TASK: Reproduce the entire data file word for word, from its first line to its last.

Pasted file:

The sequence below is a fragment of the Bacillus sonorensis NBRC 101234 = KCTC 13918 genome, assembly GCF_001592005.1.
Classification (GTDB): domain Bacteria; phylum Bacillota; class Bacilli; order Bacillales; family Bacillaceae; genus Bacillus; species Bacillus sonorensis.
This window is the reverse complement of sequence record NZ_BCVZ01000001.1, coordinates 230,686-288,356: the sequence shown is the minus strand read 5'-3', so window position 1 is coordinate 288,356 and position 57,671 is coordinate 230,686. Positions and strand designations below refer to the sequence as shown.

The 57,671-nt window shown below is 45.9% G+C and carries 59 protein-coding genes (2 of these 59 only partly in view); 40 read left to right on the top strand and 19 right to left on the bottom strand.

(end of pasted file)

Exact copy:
The sequence below is a fragment of the Bacillus sonorensis NBRC 101234 = KCTC 13918 genome, assembly GCF_001592005.1.
Classification (GTDB): domain Bacteria; phylum Bacillota; class Bacilli; order Bacillales; family Bacillaceae; genus Bacillus; species Bacillus sonorensis.
This window is the reverse complement of sequence record NZ_BCVZ01000001.1, coordinates 230,686-288,356: the sequence shown is the minus strand read 5'-3', so window position 1 is coordinate 288,356 and position 57,671 is coordinate 230,686. Positions and strand designations below refer to the sequence as shown.

The 57,671-nt window shown below is 45.9% G+C and carries 59 protein-coding genes (2 of these 59 only partly in view); 40 read left to right on the top strand and 19 right to left on the bottom strand.